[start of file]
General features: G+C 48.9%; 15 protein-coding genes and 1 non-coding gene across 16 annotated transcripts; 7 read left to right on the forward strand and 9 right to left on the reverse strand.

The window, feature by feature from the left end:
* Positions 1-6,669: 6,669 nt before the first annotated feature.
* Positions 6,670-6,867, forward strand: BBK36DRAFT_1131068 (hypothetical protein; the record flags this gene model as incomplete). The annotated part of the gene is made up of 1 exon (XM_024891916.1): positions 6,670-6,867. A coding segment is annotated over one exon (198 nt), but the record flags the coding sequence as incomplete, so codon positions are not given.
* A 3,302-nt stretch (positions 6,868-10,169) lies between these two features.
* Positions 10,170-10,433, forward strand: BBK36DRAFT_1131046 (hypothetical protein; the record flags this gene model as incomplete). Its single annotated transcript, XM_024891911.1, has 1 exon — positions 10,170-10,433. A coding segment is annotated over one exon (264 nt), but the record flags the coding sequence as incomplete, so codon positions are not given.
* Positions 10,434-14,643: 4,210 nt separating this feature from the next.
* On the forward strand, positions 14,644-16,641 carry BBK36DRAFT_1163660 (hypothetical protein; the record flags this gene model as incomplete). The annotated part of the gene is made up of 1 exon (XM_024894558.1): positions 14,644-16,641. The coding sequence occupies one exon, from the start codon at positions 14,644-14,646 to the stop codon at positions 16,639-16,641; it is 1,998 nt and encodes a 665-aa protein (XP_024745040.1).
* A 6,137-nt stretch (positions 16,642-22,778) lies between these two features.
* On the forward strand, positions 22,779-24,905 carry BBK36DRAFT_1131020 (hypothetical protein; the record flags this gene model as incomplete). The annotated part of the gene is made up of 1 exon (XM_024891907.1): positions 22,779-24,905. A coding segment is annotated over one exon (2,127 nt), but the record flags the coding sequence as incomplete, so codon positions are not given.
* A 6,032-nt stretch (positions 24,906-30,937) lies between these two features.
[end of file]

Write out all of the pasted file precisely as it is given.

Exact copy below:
General features: G+C 48.9%; 15 protein-coding genes and 1 non-coding gene across 16 annotated transcripts; 7 read left to right on the forward strand and 9 right to left on the reverse strand.

The window, feature by feature from the left end:
* Positions 1-6,669: 6,669 nt before the first annotated feature.
* Positions 6,670-6,867, forward strand: BBK36DRAFT_1131068 (hypothetical protein; the record flags this gene model as incomplete). The annotated part of the gene is made up of 1 exon (XM_024891916.1): positions 6,670-6,867. A coding segment is annotated over one exon (198 nt), but the record flags the coding sequence as incomplete, so codon positions are not given.
* A 3,302-nt stretch (positions 6,868-10,169) lies between these two features.
* Positions 10,170-10,433, forward strand: BBK36DRAFT_1131046 (hypothetical protein; the record flags this gene model as incomplete). Its single annotated transcript, XM_024891911.1, has 1 exon — positions 10,170-10,433. A coding segment is annotated over one exon (264 nt), but the record flags the coding sequence as incomplete, so codon positions are not given.
* Positions 10,434-14,643: 4,210 nt separating this feature from the next.
* On the forward strand, positions 14,644-16,641 carry BBK36DRAFT_1163660 (hypothetical protein; the record flags this gene model as incomplete). The annotated part of the gene is made up of 1 exon (XM_024894558.1): positions 14,644-16,641. The coding sequence occupies one exon, from the start codon at positions 14,644-14,646 to the stop codon at positions 16,639-16,641; it is 1,998 nt and encodes a 665-aa protein (XP_024745040.1).
* A 6,137-nt stretch (positions 16,642-22,778) lies between these two features.
* On the forward strand, positions 22,779-24,905 carry BBK36DRAFT_1131020 (hypothetical protein; the record flags this gene model as incomplete). The annotated part of the gene is made up of 1 exon (XM_024891907.1): positions 22,779-24,905. A coding segment is annotated over one exon (2,127 nt), but the record flags the coding sequence as incomplete, so codon positions are not given.
* A 6,032-nt stretch (positions 24,906-30,937) lies between these two features.